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What is Kizomba?

The word ‘kizomba’, meaning party, describes both a style of music and a style of dance originating from Angola in the 1980s. As the music grew in popularity, dancers begun to adapt traditional semba steps to suit the slower kizomba beats.

Kizomba is now danced world-wide, growing in popularity thanks to its presence at salsa congresses and Afro-latin dance events.

In Angola, kizomba is traditionally danced with family: brothers with sisters; mothers with sons. It is a partner dance, characterised by close connection and smooth movements:

 

A brother and sister dancing kizomba in Angola in the 1980s. Photo credit to Tania Mendonca.
     A brother and sister dancing kizomba in Angola in the 1980s. Photo credit to Tania Mendonca.

 

Connection is at the heart of kizomba: with the music and between dance partners. It is a journey as much as a dance and each journey is unique.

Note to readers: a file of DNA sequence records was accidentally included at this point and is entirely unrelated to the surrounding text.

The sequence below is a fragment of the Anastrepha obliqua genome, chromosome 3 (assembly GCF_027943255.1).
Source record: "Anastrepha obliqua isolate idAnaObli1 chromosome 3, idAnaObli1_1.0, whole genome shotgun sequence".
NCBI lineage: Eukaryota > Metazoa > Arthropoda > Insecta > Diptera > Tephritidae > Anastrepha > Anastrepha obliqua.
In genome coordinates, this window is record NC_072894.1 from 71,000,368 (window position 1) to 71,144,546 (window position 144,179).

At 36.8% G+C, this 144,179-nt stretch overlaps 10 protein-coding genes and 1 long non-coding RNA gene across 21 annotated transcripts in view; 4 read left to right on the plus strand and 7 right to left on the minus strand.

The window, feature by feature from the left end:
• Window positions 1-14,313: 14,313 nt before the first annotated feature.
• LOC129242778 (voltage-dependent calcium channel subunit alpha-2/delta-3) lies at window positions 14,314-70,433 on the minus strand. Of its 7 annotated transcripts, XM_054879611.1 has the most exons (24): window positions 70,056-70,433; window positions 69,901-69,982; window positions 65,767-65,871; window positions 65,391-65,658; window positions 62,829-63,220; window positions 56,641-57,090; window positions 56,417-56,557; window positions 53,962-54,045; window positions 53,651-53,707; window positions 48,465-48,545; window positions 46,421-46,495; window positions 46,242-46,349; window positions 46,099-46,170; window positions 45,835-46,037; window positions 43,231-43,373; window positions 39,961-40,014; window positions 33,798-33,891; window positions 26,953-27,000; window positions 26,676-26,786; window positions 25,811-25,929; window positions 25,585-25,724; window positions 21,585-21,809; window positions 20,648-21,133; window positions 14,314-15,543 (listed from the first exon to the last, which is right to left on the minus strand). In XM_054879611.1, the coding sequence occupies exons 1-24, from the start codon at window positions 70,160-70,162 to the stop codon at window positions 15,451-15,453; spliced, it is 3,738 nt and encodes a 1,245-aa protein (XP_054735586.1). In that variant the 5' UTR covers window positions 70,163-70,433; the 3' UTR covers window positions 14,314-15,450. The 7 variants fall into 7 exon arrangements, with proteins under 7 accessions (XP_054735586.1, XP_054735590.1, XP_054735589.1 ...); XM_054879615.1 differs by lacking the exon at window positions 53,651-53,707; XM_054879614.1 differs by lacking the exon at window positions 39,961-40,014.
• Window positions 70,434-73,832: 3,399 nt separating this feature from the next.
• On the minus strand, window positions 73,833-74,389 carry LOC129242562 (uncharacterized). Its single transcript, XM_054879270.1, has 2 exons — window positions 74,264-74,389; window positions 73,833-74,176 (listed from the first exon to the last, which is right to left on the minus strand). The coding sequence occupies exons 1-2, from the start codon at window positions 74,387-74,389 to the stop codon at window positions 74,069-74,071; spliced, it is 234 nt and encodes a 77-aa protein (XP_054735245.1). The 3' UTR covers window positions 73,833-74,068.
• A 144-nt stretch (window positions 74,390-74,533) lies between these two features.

It’s not a dance that requires particularly complex steps or tricks to be danced well, as it’s about interpreting the song together (musicality) as opposed to performing for others. For that reason, it’s a suitable activity for anyone, irrespective of age, size or agility. That’s not to say that, if both partners are comfortable, dips and tricks can’t be added,  it is not, however, an integral part of the dance, even for advanced dancers.

 

 

 

This is Kizomba aims to raise awareness of, and positively promote, kizomba. If you would like to share what kizomba means to you we’d love to hear from you. You can either write to us or chat to us on Facebook, Twitter or Instagram.

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